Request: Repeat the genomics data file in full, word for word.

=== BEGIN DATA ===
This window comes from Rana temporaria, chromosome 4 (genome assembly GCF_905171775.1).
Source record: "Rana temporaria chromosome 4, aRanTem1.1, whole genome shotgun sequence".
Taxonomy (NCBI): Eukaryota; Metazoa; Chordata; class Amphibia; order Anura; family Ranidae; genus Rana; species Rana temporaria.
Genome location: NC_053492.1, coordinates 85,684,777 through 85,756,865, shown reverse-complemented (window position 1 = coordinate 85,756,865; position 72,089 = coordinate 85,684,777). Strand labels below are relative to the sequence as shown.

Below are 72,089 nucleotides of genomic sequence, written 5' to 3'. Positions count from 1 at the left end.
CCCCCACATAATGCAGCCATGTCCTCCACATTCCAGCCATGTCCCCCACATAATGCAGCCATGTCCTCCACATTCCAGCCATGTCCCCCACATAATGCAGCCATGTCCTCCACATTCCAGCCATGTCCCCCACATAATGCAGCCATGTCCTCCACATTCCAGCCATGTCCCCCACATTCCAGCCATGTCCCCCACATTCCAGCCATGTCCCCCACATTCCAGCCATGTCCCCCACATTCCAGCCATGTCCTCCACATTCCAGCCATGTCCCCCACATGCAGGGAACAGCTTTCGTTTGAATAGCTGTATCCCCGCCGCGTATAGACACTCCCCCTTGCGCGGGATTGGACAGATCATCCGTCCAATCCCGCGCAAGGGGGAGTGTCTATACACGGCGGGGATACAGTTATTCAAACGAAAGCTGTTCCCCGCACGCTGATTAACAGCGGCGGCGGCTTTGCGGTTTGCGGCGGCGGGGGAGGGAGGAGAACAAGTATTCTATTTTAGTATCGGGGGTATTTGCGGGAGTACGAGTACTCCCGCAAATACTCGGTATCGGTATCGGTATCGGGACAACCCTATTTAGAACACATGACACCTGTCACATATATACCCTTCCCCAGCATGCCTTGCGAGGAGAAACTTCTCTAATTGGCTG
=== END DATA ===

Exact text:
This window comes from Rana temporaria, chromosome 4 (genome assembly GCF_905171775.1).
Source record: "Rana temporaria chromosome 4, aRanTem1.1, whole genome shotgun sequence".
Taxonomy (NCBI): Eukaryota; Metazoa; Chordata; class Amphibia; order Anura; family Ranidae; genus Rana; species Rana temporaria.
Genome location: NC_053492.1, coordinates 85,684,777 through 85,756,865, shown reverse-complemented (window position 1 = coordinate 85,756,865; position 72,089 = coordinate 85,684,777). Strand labels below are relative to the sequence as shown.

Below are 72,089 nucleotides of genomic sequence, written 5' to 3'. Positions count from 1 at the left end.
CCCCCACATAATGCAGCCATGTCCTCCACATTCCAGCCATGTCCCCCACATAATGCAGCCATGTCCTCCACATTCCAGCCATGTCCCCCACATAATGCAGCCATGTCCTCCACATTCCAGCCATGTCCCCCACATAATGCAGCCATGTCCTCCACATTCCAGCCATGTCCCCCACATTCCAGCCATGTCCCCCACATTCCAGCCATGTCCCCCACATTCCAGCCATGTCCCCCACATTCCAGCCATGTCCTCCACATTCCAGCCATGTCCCCCACATGCAGGGAACAGCTTTCGTTTGAATAGCTGTATCCCCGCCGCGTATAGACACTCCCCCTTGCGCGGGATTGGACAGATCATCCGTCCAATCCCGCGCAAGGGGGAGTGTCTATACACGGCGGGGATACAGTTATTCAAACGAAAGCTGTTCCCCGCACGCTGATTAACAGCGGCGGCGGCTTTGCGGTTTGCGGCGGCGGGGGAGGGAGGAGAACAAGTATTCTATTTTAGTATCGGGGGTATTTGCGGGAGTACGAGTACTCCCGCAAATACTCGGTATCGGTATCGGTATCGGGACAACCCTATTTAGAACACATGACACCTGTCACATATATACCCTTCCCCAGCATGCCTTGCGAGGAGAAACTTCTCTAATTGGCTG